The situations discussed here represent only a partial list of the many problems that might influence a member of the surveying profession to make decisions contrary to good surveying practice. Complaints about municipal regulations apparently requiring surveyors to exceed their authority are so commonplace as to seem ludicrous, and clients will continue to demand results that run counter to good surveying practice. In these situations, the surveyor’s only defense is an unswerving dedication to our duty as professionals and a thorough understanding of the principles that guide us.


1. Knowles, David R., “Uncalled-For Monuments,” Law and Ethics, ACSM Bulletin, August 1990, p. 56.
2. White, C. Albert, “A History of the Rectangular Survey System,” U.S. Dept. of the Interior, Bureau of Land Management.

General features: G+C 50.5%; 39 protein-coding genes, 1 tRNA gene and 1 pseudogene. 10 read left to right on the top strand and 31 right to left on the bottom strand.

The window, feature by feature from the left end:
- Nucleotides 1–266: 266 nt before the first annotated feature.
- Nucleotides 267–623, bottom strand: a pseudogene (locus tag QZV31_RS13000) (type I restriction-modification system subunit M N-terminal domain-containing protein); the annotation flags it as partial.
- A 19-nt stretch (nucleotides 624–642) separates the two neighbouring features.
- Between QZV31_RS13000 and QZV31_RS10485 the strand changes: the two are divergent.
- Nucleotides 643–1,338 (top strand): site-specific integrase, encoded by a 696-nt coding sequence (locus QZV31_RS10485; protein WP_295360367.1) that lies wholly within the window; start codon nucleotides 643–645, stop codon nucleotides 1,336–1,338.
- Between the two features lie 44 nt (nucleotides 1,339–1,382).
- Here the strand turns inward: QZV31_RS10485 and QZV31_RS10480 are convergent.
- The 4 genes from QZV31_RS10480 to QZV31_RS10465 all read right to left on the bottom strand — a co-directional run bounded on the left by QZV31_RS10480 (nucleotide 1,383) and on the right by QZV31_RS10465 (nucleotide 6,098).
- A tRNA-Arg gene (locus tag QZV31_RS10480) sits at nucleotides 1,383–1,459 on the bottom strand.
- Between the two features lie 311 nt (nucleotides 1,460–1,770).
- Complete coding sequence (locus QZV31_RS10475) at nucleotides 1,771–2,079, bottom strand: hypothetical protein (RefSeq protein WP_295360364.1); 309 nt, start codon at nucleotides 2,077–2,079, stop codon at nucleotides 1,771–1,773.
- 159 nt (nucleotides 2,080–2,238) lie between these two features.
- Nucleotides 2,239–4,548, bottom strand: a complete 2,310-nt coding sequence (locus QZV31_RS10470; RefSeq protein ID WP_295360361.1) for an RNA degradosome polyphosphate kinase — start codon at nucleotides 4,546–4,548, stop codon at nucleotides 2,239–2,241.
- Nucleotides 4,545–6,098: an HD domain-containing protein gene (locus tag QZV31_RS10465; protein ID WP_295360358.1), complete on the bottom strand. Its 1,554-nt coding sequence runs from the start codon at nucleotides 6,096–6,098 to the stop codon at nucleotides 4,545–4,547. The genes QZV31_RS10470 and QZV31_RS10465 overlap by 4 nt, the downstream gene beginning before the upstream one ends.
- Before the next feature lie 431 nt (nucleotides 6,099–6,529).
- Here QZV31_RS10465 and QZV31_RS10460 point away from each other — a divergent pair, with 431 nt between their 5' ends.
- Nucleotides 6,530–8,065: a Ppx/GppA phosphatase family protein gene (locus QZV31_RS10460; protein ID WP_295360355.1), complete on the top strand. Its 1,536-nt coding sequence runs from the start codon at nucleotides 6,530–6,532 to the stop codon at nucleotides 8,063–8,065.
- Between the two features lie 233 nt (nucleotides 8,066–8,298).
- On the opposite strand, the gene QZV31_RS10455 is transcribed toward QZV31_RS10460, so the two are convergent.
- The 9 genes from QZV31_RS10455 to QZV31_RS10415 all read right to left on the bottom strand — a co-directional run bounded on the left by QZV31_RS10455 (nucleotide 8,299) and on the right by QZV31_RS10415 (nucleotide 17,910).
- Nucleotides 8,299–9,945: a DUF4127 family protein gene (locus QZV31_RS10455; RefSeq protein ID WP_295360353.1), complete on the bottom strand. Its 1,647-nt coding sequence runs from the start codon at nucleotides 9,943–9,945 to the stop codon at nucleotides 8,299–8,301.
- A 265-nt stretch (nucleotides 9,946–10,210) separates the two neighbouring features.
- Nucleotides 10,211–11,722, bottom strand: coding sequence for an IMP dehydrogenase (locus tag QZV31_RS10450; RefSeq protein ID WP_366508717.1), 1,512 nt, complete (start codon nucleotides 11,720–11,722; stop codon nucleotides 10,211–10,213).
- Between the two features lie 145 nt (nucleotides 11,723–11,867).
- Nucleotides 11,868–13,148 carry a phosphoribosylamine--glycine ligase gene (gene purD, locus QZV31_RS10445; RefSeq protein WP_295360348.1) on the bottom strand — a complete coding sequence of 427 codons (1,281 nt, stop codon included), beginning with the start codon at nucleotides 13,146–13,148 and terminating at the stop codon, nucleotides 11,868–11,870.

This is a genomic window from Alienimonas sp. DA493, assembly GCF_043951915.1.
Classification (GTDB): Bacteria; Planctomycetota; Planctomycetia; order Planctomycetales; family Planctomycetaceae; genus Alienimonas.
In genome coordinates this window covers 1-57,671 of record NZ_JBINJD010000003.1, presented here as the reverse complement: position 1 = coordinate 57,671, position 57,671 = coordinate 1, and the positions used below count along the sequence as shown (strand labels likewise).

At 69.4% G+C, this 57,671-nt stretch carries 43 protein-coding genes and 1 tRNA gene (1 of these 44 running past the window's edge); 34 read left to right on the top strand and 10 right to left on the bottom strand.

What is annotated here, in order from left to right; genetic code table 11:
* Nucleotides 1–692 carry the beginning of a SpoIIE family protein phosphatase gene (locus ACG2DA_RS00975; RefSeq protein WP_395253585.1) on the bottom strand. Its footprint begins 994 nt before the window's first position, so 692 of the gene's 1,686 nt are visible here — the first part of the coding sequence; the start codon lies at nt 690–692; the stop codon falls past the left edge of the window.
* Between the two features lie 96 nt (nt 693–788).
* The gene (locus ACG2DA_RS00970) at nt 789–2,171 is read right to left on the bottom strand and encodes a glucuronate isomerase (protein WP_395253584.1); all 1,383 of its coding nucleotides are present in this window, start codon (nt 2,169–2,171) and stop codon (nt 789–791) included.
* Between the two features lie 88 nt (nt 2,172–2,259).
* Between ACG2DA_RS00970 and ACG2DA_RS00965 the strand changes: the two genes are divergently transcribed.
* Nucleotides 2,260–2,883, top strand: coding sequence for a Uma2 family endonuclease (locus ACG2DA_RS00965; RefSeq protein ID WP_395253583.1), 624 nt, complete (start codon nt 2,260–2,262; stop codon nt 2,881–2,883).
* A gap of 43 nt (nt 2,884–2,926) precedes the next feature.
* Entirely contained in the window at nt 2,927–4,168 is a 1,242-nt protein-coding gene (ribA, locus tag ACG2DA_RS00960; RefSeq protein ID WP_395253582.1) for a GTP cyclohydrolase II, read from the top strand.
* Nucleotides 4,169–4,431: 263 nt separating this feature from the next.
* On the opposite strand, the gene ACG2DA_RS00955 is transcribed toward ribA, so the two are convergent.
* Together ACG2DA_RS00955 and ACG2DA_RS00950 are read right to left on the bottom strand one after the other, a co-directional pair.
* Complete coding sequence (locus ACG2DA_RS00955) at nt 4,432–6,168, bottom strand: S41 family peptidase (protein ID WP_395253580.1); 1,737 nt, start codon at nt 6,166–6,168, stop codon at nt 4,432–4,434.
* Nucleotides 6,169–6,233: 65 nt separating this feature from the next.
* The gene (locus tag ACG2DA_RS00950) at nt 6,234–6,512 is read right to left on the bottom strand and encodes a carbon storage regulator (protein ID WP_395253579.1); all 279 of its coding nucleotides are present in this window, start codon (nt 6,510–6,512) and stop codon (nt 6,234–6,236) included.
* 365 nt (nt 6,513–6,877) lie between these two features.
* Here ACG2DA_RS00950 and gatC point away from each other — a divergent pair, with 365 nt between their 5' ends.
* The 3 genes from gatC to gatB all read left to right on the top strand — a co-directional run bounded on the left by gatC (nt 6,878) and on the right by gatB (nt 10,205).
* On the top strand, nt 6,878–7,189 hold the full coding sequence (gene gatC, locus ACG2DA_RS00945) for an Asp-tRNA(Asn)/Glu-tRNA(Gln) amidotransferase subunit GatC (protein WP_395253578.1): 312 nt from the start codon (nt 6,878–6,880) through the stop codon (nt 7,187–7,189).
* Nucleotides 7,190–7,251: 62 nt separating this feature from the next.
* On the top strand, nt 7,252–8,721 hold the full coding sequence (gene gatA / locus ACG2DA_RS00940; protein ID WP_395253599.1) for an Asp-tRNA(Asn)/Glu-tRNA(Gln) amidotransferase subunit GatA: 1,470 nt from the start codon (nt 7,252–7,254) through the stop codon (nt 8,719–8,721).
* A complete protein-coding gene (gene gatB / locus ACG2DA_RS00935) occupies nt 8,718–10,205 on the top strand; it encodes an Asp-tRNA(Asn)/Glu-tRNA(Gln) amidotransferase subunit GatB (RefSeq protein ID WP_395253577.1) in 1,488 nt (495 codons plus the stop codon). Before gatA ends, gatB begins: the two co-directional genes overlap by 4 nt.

3. Wilson, Donald A., “Forensic Procedures for Boundary and Title Investigation,” 2008, John Wiley & Sons Inc.
4. Robillard, Walter G. and Bouman, Lane J., “Clark on Surveying and Boundaries, Seventh Edition,”1997, Lexis Law Publishing, p. 369.
5. Cooley, Thomas M., “The Judicial Function of Surveyors,” 1864-1865.
6. Brown, Curtis M., Robillard, Walter G., Wilson, Donald A., “Evidence and Procedures for Boundary Location, Third Edition,” 1994, John Wiley and Sons Inc., p. 185.
7. Ibid, ref. 6.
8. Love, John. “Geodaesia,” London, 1687.